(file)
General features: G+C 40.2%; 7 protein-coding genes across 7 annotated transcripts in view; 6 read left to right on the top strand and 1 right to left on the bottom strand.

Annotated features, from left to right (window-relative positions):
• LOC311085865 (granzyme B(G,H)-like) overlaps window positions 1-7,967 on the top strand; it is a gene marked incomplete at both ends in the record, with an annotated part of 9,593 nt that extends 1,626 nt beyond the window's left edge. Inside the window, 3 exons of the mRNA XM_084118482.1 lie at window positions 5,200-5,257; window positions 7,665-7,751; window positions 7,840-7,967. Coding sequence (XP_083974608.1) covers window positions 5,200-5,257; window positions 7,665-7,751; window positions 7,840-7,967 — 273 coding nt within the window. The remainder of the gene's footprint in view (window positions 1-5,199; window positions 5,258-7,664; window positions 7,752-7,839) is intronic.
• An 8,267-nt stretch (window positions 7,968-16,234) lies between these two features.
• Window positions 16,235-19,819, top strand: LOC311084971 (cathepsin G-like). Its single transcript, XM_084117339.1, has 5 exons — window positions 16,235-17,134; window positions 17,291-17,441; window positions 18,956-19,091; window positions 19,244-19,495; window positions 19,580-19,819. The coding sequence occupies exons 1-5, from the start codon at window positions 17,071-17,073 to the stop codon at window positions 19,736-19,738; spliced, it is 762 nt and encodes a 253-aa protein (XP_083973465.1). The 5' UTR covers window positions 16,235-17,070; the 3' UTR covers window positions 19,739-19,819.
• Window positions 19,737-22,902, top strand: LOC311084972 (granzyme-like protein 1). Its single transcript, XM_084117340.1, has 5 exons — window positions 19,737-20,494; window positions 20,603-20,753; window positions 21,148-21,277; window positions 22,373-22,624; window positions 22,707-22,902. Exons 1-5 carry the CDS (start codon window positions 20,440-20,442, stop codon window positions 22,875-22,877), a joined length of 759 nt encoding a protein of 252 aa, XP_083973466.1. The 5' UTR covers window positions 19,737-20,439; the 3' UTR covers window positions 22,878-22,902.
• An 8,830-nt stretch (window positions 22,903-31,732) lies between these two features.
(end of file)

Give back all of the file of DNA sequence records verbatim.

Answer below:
General features: G+C 40.2%; 7 protein-coding genes across 7 annotated transcripts in view; 6 read left to right on the top strand and 1 right to left on the bottom strand.

Annotated features, from left to right (window-relative positions):
• LOC311085865 (granzyme B(G,H)-like) overlaps window positions 1-7,967 on the top strand; it is a gene marked incomplete at both ends in the record, with an annotated part of 9,593 nt that extends 1,626 nt beyond the window's left edge. Inside the window, 3 exons of the mRNA XM_084118482.1 lie at window positions 5,200-5,257; window positions 7,665-7,751; window positions 7,840-7,967. Coding sequence (XP_083974608.1) covers window positions 5,200-5,257; window positions 7,665-7,751; window positions 7,840-7,967 — 273 coding nt within the window. The remainder of the gene's footprint in view (window positions 1-5,199; window positions 5,258-7,664; window positions 7,752-7,839) is intronic.
• An 8,267-nt stretch (window positions 7,968-16,234) lies between these two features.
• Window positions 16,235-19,819, top strand: LOC311084971 (cathepsin G-like). Its single transcript, XM_084117339.1, has 5 exons — window positions 16,235-17,134; window positions 17,291-17,441; window positions 18,956-19,091; window positions 19,244-19,495; window positions 19,580-19,819. The coding sequence occupies exons 1-5, from the start codon at window positions 17,071-17,073 to the stop codon at window positions 19,736-19,738; spliced, it is 762 nt and encodes a 253-aa protein (XP_083973465.1). The 5' UTR covers window positions 16,235-17,070; the 3' UTR covers window positions 19,739-19,819.
• Window positions 19,737-22,902, top strand: LOC311084972 (granzyme-like protein 1). Its single transcript, XM_084117340.1, has 5 exons — window positions 19,737-20,494; window positions 20,603-20,753; window positions 21,148-21,277; window positions 22,373-22,624; window positions 22,707-22,902. Exons 1-5 carry the CDS (start codon window positions 20,440-20,442, stop codon window positions 22,875-22,877), a joined length of 759 nt encoding a protein of 252 aa, XP_083973466.1. The 5' UTR covers window positions 19,737-20,439; the 3' UTR covers window positions 22,878-22,902.
• An 8,830-nt stretch (window positions 22,903-31,732) lies between these two features.